A Young Jamaican artist, working in Lexington, KY and Kingston, Jamaica.
Currently serves as Assistant Professor in Painting and Drawing at the University of Kentucky, in Lexington, Kentucky.
Patterson has participated in several exhibits since 2002 and has been the recipient of several awards. In 2006 she was awarded the Prime Minister's Youth Awards for Excellence in Arts and Culture. This is the highest award that a young person can recieve in this field in Jamaica.
Beauty, Gender, body and the grotesque are continued dialogues within my work. I am enthralled by the repulsive, the bizarre and the objectness of bodies and the contradictions that both have to art historically and culturally.
The Jamaican vernacular, gendered cultural symbolisms and stereotypes serve as a platform for these discussions. I am enthused by words, conditions and experiences that objectify and abjectify.
Menstrual documents, cuts, bruises, language, feminine excrement, peeled skins, bleached skins, decadence, nippled and vulvic forms, the feminine, disease, feminine motifs, and accents are reoccurring images within my work.
Referencing beauty through the use of the grotesque but visceral, confrontational and deconstructed.Gangstas For Life, Disciplez + the Doiley Boyz , explores the fashionable practice of skin bleaching within Dancehall culture.
The images raises questions about perceptions of masculinity within Jamaican dancehall culture. The images are deconstructed into stereotypical homosexual beauties, with bleached faces, red glossed lips, glitter, hailos and feminine motifs.
These images challenge practices of the emasculation of young black males and question stereotypical standards of beauty amongst genders.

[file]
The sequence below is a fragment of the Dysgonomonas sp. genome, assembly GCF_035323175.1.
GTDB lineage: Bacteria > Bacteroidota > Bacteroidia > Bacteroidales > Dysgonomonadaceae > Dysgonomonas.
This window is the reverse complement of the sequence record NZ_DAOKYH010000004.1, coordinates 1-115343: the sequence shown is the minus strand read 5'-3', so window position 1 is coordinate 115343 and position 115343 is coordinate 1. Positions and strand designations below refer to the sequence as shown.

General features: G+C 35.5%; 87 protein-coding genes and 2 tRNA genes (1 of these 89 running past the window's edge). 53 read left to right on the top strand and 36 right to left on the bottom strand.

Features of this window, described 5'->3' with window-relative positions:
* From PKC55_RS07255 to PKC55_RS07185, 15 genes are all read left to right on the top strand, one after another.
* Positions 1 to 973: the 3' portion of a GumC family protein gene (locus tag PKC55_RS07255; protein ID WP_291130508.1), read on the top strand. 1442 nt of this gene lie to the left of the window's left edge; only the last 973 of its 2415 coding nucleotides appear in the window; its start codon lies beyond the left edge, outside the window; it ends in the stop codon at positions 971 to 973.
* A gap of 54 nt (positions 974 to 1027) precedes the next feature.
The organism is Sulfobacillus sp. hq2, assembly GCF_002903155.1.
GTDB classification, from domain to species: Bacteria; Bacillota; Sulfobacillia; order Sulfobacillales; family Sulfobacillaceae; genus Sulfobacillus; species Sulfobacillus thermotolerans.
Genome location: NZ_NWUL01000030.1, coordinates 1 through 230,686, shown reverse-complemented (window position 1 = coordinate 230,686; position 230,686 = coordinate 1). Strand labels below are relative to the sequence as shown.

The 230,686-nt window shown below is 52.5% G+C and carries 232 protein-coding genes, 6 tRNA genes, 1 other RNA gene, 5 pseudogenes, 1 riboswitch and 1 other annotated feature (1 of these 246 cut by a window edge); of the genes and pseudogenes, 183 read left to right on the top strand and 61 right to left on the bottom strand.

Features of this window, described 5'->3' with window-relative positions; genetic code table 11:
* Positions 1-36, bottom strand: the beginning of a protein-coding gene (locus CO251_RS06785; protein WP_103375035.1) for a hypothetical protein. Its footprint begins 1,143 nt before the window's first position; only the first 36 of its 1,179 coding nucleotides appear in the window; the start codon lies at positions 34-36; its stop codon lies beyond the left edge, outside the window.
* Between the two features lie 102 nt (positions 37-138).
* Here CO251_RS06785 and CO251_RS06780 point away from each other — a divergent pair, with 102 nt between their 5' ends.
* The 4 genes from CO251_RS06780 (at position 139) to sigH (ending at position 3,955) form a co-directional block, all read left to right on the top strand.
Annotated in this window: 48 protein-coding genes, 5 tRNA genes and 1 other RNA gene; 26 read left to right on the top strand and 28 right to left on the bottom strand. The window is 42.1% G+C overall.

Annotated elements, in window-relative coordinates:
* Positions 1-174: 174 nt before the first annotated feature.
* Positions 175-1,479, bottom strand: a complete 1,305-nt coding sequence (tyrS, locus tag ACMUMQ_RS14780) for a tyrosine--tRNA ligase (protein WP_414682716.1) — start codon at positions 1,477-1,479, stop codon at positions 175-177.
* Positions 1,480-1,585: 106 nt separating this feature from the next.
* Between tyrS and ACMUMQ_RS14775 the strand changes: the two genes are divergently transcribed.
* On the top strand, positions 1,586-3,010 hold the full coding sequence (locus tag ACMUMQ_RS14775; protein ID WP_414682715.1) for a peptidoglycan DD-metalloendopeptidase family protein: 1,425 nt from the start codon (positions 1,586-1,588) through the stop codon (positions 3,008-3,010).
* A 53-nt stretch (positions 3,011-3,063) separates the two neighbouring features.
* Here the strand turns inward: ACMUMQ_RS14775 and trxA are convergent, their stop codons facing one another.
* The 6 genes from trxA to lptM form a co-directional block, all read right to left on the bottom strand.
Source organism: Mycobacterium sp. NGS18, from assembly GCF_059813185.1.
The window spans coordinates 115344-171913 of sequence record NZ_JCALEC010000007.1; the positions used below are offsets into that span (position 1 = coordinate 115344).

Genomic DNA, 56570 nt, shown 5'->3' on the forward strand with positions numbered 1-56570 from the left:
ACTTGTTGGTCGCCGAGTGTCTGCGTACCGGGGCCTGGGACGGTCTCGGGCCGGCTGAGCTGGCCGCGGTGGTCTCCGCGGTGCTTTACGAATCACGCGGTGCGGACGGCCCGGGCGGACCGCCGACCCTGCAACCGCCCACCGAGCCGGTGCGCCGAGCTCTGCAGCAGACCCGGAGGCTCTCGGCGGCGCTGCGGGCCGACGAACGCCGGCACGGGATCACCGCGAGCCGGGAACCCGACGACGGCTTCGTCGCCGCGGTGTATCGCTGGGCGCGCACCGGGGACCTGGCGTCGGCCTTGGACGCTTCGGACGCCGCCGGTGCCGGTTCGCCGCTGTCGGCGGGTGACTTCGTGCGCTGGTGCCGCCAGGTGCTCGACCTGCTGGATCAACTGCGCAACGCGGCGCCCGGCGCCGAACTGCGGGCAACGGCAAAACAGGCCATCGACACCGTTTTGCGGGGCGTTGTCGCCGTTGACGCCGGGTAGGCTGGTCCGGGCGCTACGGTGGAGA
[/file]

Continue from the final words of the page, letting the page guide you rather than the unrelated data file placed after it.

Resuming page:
The dancehall has become a place of major cultural significance amongst young working class Jamaicans. It is the community waterhole where one learns about the latest slangs, songs, dances, fashion and social gender practices. The Dancehall is the belly of Jamaican society that reaffirms, reflects and assigns labels as it relates to social norms or behaviors deemed deviant with Jamaican society, such as homosexual stereotypes.
This body of work explores contemporary notions of beauty within a Jamaican context. Exploring the grotesque as the sought after beauty. It seeks to examine the dichotomy between Jamaican stereotypical ideologies of homosexual practices and its parallels within dancehall culture, where skin bleaching (whitening) has become trendy and fashionable primarily among young black males.
This work raises questions about body politics and gender, gender and beauty, beauty and stereotyping, race and beauty, beauty and the grotesque.